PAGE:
Teacher Expectations Have a Stronger Impact On Low-Income Students
May 14, 2013 Leave a comment
In their 1968 book Pygmalion in the Classroom, Robert Rosenthal and Lenore Jacobson presented their groundbreaking research that showed teacher expectations are self-fulfilling prophecies. If two students start the school year at the same achievement level, the student the teacher is told is a high achiever will make more gains than the student the teacher believes is a low achiever.
Over the years researchers have confirmed that teacher expectations have small to moderate effects on student achievement, but more recent work suggests that the effects may not be the same for all students. For example, a new study by Temple’s Nicole Sorhagen provides strong evidence that the effects of teacher expectations vary by family income. Using longitudinal data from 10 cities, Sorhagen found that the effects of teacher expectations, whether they’re positive or negative, are stronger for students from low-income families.
This study investigated one aspect of the complex cognitive and behavioral processes underlying student–teacher relationships and found that early inaccurate teacher expectations were a lasting contributor to later academic performance. Furthermore, the findings suggest that self-fulfilling prophecies in the classroom vary across academic subjects and family income. Under- and overes- timation of early math and language abilities, but not reading abilities, seemed to have a more meaningful effect on students from lower income families. The fact that self-fulfilling prophecies in first-grade classrooms exerted an especially lasting impact on the achievement of disadvantaged students raises the possibility that teachers’ underestimation of poor children’s academic abilities may be one factor that contributes to the persistent and worrisome gap in achievement between children from different socioeconomic backgrounds. On the other hand, teachers’ overes- timation of abilities seemed to disproportionally help low-income students, suggesting that knowledge of self-fulfilling prophecies in the classroom could be relevant to policies aimed at ameliorating the achievement gap between low- and high-income students, especially considering the persistence of the achievement gap in America.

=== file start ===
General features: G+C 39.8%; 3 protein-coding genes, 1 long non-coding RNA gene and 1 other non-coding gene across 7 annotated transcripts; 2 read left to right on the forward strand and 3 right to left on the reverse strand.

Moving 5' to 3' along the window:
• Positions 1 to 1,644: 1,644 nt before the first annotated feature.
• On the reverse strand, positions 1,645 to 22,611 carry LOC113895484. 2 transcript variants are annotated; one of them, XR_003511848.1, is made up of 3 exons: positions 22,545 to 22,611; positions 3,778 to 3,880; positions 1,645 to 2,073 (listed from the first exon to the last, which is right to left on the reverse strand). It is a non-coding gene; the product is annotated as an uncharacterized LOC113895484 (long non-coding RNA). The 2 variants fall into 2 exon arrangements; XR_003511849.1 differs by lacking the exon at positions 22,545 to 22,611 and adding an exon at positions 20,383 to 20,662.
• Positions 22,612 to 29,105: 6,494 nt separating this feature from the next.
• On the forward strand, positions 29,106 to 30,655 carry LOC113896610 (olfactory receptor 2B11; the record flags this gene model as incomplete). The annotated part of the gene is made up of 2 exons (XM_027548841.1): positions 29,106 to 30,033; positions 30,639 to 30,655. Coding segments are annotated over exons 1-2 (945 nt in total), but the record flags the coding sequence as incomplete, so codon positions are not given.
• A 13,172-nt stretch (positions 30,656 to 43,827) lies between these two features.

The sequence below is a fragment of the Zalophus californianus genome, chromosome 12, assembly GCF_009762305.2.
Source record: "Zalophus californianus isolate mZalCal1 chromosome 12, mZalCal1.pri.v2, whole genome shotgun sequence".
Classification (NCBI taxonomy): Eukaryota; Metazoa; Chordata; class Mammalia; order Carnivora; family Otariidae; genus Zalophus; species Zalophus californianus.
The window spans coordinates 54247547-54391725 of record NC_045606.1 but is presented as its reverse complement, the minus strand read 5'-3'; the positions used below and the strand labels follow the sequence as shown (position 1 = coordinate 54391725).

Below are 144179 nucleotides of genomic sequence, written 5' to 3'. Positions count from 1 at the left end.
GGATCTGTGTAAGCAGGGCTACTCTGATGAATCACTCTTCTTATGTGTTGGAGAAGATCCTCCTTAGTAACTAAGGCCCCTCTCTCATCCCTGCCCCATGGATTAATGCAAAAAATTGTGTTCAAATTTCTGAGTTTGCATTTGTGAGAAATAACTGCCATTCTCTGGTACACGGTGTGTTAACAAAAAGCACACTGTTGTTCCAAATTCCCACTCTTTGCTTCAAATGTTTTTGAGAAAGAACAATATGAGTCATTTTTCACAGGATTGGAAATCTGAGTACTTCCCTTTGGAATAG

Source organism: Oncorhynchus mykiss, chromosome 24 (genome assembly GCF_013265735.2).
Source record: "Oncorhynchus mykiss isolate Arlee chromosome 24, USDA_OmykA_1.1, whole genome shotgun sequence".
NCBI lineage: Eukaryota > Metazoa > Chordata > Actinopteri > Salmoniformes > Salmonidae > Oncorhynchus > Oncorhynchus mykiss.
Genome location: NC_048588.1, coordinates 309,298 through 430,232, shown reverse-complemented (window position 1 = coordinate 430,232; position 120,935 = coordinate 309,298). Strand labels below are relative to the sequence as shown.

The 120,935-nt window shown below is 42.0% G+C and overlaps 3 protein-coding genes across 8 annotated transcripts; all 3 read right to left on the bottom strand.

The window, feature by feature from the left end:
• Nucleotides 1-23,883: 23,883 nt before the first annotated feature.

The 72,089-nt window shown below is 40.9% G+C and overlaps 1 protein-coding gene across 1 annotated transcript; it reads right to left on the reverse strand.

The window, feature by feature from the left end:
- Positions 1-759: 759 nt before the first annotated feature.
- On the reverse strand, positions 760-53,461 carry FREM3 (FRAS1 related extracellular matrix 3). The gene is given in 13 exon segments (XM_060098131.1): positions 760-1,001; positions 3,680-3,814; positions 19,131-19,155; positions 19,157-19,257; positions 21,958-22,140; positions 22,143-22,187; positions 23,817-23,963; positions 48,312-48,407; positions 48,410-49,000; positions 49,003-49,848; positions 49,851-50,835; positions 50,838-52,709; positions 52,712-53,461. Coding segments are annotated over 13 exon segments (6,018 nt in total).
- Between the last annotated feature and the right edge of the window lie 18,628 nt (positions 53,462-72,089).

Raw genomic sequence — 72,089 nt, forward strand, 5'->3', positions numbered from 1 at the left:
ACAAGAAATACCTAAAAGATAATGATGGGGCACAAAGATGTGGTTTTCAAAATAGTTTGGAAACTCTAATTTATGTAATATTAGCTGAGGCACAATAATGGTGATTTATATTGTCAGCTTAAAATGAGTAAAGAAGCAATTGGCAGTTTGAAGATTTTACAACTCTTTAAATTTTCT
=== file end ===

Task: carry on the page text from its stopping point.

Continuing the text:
One neat thing about the study is that it hints at a mechanism for the power of school culture in low-income communities. A positive “no-excuses” environment is one way to encourage teachers to have high expectations for all students, and the study suggests these expectations will have a larger impact on low-income students. Something similar should also occur with regard to peer effects. If a student ends up in a classroom with higher achievers, the teacher is more likely to expect that they too are a higher achiever, and the impact of those higher expectations will be stronger for low-income students.
The importance of teacher expectations is also a reminder of why it’s important to evaluate teachers using multiple measures. While there’s often a big fuss made about the things teachers do that aren’t captured by test scores, the impact of teacher expectations is something that can only be captured by test scores. Even if you observed a teacher every single day of the year you wouldn’t pick up on whether they’re being sufficiently optimistic and equitable in their expectations for students. Such behaviors are too subtle to capture — what you need is a broad all-encompassing assessment that will incorporate the impact of teacher expectations even if it can’t specifically identify it.
Sorhagen, N. (2013). Early teacher expectations disproportionately affect poor children’s high school performance. Journal of Educational Psychology, 105 (2), 465-477 DOI: 10.1037/a0031754